Designed by design team Original Vision Ltd and located in Kamala Beach, Phuket, Thailand, the Villa Amanzi is an unusually luxurious private villa that enjoys a contemporary design.
“Designed as an exclusive private villa, the Villa Amanzi, perched on a 197-foot-high cliff, is set in the lush, tropical headland, just south of Kamala Beach. The 8,000 sq ft luxury villa stands on a 27,000 sq ft plot. Offering uninterrupted sea views, it’s near to the beaches, town and the Phuket airport. The defining elements are the rock and the view. It seems like the home grows out from the rock.”
A villa was originally an ancient Roman upper-class country house. Since its origins in the Roman villa, the idea and function of a villa have evolved considerably. After the fall of the Roman Republic, villas became small farming compounds, which were increasingly fortified in Late Antiquity, sometimes transferred to the Church for reuse as a monastery. Then they gradually re-evolved through the Middle Ages, into elegant upper-class country homes. In modern parlance ‘villa’ can refer to a various types and sizes of residences, ranging from the suburban “semi-detached” double villa to residences in the wildland-urban interface.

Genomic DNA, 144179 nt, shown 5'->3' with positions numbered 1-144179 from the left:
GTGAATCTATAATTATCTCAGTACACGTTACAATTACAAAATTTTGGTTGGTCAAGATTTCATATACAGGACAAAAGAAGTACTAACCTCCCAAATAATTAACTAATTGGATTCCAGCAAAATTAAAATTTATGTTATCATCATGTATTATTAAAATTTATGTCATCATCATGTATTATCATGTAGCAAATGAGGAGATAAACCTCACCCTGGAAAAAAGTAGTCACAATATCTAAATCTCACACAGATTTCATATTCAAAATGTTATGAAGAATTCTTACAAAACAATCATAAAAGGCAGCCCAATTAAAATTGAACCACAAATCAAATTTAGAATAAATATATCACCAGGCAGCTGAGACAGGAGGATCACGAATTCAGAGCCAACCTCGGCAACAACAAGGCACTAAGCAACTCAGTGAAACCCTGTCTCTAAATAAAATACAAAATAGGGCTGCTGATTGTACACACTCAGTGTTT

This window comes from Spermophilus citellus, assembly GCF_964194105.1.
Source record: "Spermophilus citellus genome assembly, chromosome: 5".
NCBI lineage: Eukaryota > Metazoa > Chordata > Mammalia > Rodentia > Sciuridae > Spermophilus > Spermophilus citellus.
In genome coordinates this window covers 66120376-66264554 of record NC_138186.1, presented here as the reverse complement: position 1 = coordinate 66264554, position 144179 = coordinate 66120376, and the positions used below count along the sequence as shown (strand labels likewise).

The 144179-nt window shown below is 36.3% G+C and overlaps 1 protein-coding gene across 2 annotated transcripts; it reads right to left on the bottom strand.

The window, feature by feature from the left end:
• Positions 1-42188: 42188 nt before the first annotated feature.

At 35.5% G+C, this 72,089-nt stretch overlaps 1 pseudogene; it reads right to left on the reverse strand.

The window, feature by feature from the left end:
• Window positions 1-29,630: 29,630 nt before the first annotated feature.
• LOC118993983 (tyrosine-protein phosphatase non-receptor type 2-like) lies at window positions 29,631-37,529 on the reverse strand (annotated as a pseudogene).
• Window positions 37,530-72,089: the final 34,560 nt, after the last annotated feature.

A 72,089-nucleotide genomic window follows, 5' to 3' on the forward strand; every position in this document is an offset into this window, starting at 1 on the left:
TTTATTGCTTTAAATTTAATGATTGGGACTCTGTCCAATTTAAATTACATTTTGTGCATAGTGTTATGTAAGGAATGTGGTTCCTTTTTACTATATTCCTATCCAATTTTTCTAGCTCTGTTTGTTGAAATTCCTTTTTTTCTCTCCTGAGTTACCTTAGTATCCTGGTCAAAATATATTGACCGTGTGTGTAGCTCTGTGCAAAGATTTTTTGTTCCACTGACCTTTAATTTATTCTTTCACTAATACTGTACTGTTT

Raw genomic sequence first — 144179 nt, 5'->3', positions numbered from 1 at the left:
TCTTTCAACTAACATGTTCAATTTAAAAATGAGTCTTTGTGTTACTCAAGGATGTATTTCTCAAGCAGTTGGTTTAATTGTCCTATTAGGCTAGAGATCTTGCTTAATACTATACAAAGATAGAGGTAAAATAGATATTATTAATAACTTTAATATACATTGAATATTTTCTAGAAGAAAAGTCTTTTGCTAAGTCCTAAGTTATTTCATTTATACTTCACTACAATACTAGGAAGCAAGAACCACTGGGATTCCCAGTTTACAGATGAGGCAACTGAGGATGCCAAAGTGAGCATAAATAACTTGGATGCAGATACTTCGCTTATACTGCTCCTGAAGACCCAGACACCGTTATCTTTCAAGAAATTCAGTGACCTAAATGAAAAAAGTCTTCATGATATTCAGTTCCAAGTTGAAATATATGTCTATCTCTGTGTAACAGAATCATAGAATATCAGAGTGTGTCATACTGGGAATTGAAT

Wealthy Romans also escaped the summer heat in the hills round Rome, especially around Tibur (Tivoli) and Frascati, such as at Hadrian’s Villa. Cicero is said to have possessed no fewer than seven villas, the oldest of which was near Arpinum, which he inherited. Pliny the Younger had three or four, of which the example near Laurentium is the best known from his descriptions.
Roman writers refer with satisfaction to the self-sufficiency of their latifundium villas, where they drank their own wine and pressed their own oil. This was an affectation of urban aristocrats playing at being old-fashioned virtuous Roman farmers, but the economic independence of later rural villas was a symptom of the increasing economic fragmentation of the Roman Empire.